Building a plant that removes salt from seawater to meet the region's needs presents enough new challenges even without a midcourse leadership change. Now Tampa Bay Water wants to take control of this complex job. Today, the board of the water supply authority is scheduled to vote on whether to buy out the developers of the half-completed desalination plant in southern Hillsborough County. The staff maintains the savings in long-term debt for residents make it worth the risk. The real question is not how the vote will go, but how that decision will affect water utility policy in the future.
Though Tampa Bay Water had expected to buy out the private developers eventually, having the plant in private hands would have minimized the risks to taxpayers during the early years, when things are more likely to go wrong. Now, if the science behind desal is wrong, the plant design is flawed or the technology fails, the public won't be as insulated from the problems.
Today's vote is a choice between bad alternatives. If the board retains the private developer, Tampa Bay Desal, it may confront trouble later on, given the financial problems facing the parent company of one of its contractors, Covanta Tampa Bay. By taking over the project, Tampa Bay Water could use its strong bond rating to lower long-term financing costs, which would lower water rates for the utility's customers. Poseidon Resources, the developer of Tampa Bay Desal, acknowledges the board's right to a buy-out but insists it has the financing and resources to see the development through.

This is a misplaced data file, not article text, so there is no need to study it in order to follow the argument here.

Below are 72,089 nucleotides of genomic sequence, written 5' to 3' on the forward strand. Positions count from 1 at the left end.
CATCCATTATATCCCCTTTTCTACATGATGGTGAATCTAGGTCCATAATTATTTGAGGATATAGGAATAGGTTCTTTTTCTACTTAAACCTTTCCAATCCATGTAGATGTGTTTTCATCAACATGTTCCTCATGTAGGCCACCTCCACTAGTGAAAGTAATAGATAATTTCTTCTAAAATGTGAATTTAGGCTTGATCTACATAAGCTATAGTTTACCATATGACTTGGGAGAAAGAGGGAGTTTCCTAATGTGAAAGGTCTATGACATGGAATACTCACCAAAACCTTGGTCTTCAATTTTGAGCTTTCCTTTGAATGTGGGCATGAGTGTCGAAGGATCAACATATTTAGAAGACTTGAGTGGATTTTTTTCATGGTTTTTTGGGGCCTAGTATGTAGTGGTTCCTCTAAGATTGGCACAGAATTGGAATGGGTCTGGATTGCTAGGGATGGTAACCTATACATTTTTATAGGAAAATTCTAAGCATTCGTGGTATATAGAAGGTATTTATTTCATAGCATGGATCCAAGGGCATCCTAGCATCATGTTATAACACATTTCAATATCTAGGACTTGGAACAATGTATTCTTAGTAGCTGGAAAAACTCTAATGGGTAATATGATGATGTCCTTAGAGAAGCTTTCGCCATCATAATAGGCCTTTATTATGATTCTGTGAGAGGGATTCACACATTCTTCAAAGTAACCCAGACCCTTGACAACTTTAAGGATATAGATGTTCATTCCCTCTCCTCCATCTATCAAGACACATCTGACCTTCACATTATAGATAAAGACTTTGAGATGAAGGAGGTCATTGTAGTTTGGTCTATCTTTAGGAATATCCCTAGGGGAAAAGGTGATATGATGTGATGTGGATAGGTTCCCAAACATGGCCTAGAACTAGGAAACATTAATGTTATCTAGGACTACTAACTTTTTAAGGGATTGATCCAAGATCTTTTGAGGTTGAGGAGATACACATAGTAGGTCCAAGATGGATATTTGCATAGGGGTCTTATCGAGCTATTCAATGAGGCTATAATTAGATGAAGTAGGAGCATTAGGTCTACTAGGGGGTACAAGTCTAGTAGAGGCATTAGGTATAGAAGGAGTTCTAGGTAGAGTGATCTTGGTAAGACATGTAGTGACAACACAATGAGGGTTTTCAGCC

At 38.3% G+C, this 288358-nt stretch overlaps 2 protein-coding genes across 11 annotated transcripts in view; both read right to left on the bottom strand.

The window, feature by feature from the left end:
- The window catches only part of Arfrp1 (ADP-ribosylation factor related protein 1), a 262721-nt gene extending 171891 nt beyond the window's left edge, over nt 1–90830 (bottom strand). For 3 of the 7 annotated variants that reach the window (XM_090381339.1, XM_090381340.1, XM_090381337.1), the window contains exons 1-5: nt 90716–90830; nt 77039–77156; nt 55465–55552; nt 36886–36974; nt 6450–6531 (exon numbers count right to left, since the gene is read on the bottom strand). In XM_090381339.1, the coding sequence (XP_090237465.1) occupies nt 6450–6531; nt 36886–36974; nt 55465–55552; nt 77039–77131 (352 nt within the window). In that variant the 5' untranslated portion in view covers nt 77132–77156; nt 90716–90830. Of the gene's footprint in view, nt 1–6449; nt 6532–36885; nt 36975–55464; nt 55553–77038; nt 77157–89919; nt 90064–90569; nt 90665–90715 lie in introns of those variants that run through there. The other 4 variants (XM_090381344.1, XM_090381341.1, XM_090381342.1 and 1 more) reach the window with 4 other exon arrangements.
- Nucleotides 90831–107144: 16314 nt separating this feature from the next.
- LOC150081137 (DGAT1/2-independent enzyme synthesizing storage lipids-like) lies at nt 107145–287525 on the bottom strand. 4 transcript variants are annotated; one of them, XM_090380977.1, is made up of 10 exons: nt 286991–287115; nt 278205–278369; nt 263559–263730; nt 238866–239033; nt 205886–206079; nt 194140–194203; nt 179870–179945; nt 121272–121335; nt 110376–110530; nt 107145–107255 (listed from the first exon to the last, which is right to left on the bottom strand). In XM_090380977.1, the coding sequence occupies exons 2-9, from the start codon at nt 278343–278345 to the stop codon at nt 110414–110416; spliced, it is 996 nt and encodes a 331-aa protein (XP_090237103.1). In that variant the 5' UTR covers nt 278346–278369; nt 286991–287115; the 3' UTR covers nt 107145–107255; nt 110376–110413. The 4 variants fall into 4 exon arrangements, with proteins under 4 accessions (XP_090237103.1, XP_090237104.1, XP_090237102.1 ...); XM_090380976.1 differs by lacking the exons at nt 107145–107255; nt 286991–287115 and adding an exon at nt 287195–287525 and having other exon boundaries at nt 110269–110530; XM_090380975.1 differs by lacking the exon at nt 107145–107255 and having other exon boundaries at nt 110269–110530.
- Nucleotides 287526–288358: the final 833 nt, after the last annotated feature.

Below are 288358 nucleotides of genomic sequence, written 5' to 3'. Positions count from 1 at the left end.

The overriding concern for all involved should be to get the plant built on time, with the operating capacity to meet the lower groundwater pumping levels set for next year. Ownership issues come second to the plant's performance, which will go a long way toward determining Tampa Bay Water's credibility. Before the first drop flows, every rung on the partnership ladder should be strong. That may mean the public will have to assume more of the risks. Better now than when a real crisis erupts. Poseidon has already laid aside much of the risk, by prevailing over legal challenges and obtaining the environmental permits to operate the plant.
Tampa Bay Water, Covanta and Poseidon have a reason to keep a separation civil. The performance of this plant, regardless of who owns it, will affect their ability to build similar plants in other communities. The two companies have said they're more interested in keeping the partnership alive in a different form than in fighting over ownership. That makes the board's decision easier. But larger questions remain.
Why did this project suffer repeated problems in the private sector? Do the new ownership and financing plan cover all contingencies or only the latest problem? Why are the major players complaining that Tampa Bay Water sprang a surprise, given the stakes for so many residents, companies and public agencies? Today's decision might raise more questions than it resolves, and it certainly will test the unity of this regional partnership.